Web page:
From Yoga to Swimming: Relaxing Exercises to Promote Sleep
The choices we make during the day impact the quality of our sleep. There are many factors that contribute to achieving good sleep hygiene, including the food you eat, circadian cycles and the activities you carry out in the day.
There is a body of evidence that suggests exercises — particularly moderate to intense activity, such as yoga, cardio, or strength training — can improve the quality and quantity of your rest.i Exercise prepares the body for sleep by reducing stress, enhancing mood, and inducing sleepiness at night.
Here, we explore the best activities to help you unwind, as well as when the best time to do them to promote healthy sleep.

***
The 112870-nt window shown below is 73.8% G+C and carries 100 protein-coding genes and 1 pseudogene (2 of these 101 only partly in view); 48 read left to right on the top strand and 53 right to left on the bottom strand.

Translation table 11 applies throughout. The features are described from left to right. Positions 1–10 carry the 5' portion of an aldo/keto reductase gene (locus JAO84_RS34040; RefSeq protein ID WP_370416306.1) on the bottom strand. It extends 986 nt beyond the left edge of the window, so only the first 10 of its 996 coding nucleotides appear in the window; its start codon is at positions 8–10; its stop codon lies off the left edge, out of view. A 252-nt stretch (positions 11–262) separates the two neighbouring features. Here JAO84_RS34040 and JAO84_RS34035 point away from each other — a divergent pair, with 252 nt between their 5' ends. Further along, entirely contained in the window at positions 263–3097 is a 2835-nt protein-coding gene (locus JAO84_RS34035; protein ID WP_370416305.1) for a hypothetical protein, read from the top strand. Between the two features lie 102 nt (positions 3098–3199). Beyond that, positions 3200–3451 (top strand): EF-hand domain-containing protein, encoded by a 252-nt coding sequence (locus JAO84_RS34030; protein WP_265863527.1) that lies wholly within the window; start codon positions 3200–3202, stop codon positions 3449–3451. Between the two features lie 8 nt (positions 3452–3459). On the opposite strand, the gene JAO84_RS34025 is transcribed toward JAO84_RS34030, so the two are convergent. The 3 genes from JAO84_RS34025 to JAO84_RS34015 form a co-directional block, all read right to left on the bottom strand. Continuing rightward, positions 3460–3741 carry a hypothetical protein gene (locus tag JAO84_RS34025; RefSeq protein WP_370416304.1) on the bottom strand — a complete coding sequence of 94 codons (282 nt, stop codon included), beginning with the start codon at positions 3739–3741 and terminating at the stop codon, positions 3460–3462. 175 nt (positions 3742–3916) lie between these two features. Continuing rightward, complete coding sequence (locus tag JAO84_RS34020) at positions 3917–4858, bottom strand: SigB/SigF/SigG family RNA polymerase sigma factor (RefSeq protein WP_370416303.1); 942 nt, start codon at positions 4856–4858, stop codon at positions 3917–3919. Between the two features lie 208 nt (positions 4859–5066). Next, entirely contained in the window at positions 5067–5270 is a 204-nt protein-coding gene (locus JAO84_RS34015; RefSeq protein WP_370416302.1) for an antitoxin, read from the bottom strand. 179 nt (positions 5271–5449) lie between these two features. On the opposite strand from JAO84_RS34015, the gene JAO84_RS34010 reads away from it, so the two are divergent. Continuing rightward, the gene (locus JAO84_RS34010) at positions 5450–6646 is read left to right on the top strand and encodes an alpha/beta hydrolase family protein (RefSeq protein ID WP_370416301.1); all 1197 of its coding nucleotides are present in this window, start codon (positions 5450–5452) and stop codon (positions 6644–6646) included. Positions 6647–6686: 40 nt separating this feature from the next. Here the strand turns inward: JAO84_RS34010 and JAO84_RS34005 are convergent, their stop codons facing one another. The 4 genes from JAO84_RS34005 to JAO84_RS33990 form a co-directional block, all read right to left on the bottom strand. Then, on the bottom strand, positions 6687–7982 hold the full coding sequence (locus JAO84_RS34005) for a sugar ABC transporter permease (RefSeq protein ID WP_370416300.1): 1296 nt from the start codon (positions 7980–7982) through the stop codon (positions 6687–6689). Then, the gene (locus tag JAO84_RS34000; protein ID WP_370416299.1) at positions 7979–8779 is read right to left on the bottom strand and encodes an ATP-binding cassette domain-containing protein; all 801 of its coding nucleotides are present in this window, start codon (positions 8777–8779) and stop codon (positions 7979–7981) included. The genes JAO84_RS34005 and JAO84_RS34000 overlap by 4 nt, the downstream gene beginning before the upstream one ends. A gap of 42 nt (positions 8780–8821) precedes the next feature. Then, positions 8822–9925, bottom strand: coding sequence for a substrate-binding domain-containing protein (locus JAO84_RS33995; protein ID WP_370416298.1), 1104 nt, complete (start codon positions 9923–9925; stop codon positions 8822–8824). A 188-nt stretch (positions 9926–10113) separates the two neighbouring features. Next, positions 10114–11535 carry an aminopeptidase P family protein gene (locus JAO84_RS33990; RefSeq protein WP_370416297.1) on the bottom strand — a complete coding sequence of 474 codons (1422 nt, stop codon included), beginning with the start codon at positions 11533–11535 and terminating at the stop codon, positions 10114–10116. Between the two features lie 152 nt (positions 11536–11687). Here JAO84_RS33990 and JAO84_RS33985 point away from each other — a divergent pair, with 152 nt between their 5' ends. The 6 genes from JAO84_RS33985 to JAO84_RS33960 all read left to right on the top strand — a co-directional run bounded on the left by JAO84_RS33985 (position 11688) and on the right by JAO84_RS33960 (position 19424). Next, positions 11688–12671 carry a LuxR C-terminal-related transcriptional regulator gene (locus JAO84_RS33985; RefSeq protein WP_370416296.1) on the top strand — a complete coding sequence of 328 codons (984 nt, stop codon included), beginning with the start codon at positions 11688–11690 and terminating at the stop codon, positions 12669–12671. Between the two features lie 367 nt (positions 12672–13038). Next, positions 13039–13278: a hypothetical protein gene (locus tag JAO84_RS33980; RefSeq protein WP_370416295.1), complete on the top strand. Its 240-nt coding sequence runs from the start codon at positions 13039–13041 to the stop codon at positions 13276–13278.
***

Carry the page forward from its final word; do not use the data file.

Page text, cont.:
What’s the connection between sleep and exercise?
Beyond the obvious tiring effect of physical activity on the body, research also suggests physical activity can function as a way to prepare the body for sleep.ii Exercise supports rest thanks to its body-heating effects. Physical activity leads to an increase in body temperature and the post-exercise drop in temperature is thought to contribute to a more restful night’s sleep.
Stress and anxiety can also disrupt your sleep, but a regular exercise routine has been linked to improved mental health — therefore having a positive impact on your sleep hygiene.
When is the best time to exercise?
When it comes to exercising for sleep, timing is essential. Whilst some people find working out in the evening doesn’t affect their sleep, many of the biological processes that happen during exercise can be counter-productive to preparing your body for sleep.